For beginners, it can seem like a good idea (and an exciting prospect) to buy a company that tells a good story to investors, even if it completely lacks a track record of revenue and profit. But the reality is that when a company loses money each year, for long enough, its investors will usually take their share of those losses.
In contrast to all that, I prefer to spend time on companies like Australian Ethical Investment (ASX:AEF), which has not only revenues, but also profits. While that doesn't make the shares worth buying at any price, you can't deny that successful capitalism requires profit, eventually. Conversely, a loss-making company is yet to prove itself with profit, and eventually the sweet milk of external capital may run sour.
Australian Ethical Investment's Earnings Per Share Are Growing.
The market is a voting machine in the short term, but a weighing machine in the long term, so share price follows earnings per share (EPS) eventually. That makes EPS growth an attractive quality for any company. Impressively, Australian Ethical Investment has grown EPS by 29% per year, compound, in the last three years. This has no doubt fuelled the optimism that sees the stock trading on a high multiple of earnings.
One way to double-check a company's growth is to look at how its revenue, and earnings before interest and tax (EBIT) margins are changing. While we note Australian Ethical Investment's EBIT margins were flat over the last year, revenue grew by a solid 18% to AU$59m. That's a real positive.
In the chart below, you can see how the company has grown earnings, and revenue, over time. Click on the chart to see the exact numbers.
While profitability drives the upside, prudent investors always check the balance sheet, too.
Are Australian Ethical Investment Insiders Aligned With All Shareholders?
It makes me feel more secure owning shares in a company if insiders also own shares, thusly more closely aligning our interests. So it is good to see that Australian Ethical Investment insiders have a significant amount of capital invested in the stock. Notably, they have an enormous stake in the company, worth AU$271m. Coming in at 25% of the business, that holding gives insiders a lot of influence, and plenty of reason to generate value for shareholders. So it might be my imagination, but I do sense the glimmer of an opportunity.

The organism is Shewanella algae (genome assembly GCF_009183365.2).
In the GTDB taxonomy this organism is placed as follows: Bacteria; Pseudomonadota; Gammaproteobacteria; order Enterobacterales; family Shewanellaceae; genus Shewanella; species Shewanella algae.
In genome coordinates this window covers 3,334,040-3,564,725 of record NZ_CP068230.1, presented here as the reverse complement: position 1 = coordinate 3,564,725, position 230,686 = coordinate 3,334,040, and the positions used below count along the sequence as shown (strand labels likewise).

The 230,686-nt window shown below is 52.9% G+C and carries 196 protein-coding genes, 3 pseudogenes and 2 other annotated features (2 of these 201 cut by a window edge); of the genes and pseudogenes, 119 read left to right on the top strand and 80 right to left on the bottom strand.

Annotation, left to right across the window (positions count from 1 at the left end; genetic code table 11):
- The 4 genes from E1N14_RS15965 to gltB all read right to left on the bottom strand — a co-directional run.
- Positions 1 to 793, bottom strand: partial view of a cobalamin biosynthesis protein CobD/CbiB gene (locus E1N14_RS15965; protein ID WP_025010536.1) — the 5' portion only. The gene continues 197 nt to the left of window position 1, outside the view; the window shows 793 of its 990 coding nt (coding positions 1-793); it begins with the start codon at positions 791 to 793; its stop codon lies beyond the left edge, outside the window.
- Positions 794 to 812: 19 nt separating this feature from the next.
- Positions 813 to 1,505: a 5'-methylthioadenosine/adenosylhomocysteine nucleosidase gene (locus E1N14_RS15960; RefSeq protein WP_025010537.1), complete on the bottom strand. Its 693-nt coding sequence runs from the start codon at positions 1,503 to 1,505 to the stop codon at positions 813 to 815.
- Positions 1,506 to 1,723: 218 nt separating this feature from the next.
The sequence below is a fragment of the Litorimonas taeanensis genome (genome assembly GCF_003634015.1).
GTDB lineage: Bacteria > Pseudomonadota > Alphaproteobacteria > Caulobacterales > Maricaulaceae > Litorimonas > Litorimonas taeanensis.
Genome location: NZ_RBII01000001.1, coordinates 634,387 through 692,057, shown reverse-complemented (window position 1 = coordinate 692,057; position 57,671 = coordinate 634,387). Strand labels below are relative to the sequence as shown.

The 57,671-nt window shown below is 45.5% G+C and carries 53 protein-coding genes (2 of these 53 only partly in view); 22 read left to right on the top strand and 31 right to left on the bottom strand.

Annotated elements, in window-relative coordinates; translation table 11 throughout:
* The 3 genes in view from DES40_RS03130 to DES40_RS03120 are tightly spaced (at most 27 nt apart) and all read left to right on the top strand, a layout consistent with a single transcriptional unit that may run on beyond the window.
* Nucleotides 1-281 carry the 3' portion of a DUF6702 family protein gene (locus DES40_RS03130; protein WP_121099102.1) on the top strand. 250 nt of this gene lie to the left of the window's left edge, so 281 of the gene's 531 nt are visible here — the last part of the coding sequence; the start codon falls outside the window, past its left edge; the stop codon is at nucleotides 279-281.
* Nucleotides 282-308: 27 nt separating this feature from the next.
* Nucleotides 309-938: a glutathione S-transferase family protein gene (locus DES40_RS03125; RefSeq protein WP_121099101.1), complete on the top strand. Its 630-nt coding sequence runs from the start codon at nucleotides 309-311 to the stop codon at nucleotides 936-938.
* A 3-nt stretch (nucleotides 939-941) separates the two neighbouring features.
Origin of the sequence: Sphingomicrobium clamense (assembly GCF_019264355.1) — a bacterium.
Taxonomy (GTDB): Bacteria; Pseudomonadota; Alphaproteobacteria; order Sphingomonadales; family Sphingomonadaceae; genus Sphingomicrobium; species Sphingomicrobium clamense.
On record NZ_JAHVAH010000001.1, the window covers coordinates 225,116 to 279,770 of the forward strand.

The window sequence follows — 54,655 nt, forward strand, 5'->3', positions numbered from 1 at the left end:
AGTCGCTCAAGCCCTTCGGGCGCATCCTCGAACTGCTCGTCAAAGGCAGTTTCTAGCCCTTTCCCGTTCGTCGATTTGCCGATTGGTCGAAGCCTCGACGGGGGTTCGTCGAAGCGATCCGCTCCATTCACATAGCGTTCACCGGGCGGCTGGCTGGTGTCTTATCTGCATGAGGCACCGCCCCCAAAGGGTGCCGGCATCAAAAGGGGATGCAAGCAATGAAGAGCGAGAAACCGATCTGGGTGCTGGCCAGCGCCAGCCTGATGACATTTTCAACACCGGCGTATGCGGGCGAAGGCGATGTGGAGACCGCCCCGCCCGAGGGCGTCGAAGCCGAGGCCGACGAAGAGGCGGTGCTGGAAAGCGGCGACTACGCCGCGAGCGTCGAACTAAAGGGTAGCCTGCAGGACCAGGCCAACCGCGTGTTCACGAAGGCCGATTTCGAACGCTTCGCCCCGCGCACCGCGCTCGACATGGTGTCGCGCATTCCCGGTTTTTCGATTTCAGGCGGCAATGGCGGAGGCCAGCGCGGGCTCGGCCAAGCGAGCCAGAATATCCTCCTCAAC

It means a lot to see insiders invested in the business, but I find myself wondering if remuneration policies are shareholder friendly. Well, based on the CEO pay, I'd say they are indeed. I discovered that the median total compensation for the CEOs of companies like Australian Ethical Investment with market caps between AU$543m and AU$2.2b is about AU$1.2m.
Australian Ethical Investment offered total compensation worth AU$749k to its CEO in the year to . That seems pretty reasonable, especially given its below the median for similar sized companies. While the level of CEO compensation isn't a huge factor in my view of the company, modest remuneration is a positive, because it suggests that the board keeps shareholder interests in mind. I'd also argue reasonable pay levels attest to good decision making more generally.
Is Australian Ethical Investment Worth Keeping An Eye On?
You can't deny that Australian Ethical Investment has grown its earnings per share at a very impressive rate. That's attractive. If that's not enough, consider also that the CEO pay is quite reasonable, and insiders are well-invested alongside other shareholders. This may only be a fast rundown, but the takeaway for me is that Australian Ethical Investment is worth keeping an eye on. What about risks? Every company has them, and we've spotted 1 warning sign for Australian Ethical Investment you should know about.
You can invest in any company you want. But if you prefer to focus on stocks that have demonstrated insider buying, here is a list of companies with insider buying in the last three months.
Please note the insider transactions discussed in this article refer to reportable transactions in the relevant jurisdiction.
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This article by Simply Wall St is general in nature. We provide commentary based on historical data and analyst forecasts only using an unbiased methodology and our articles are not intended to be financial advice. It does not constitute a recommendation to buy or sell any stock, and does not take account of your objectives, or your financial situation. We aim to bring you long-term focused analysis driven by fundamental data. Note that our analysis may not factor in the latest price-sensitive company announcements or qualitative material. Simply Wall St has no position in any stocks mentioned.
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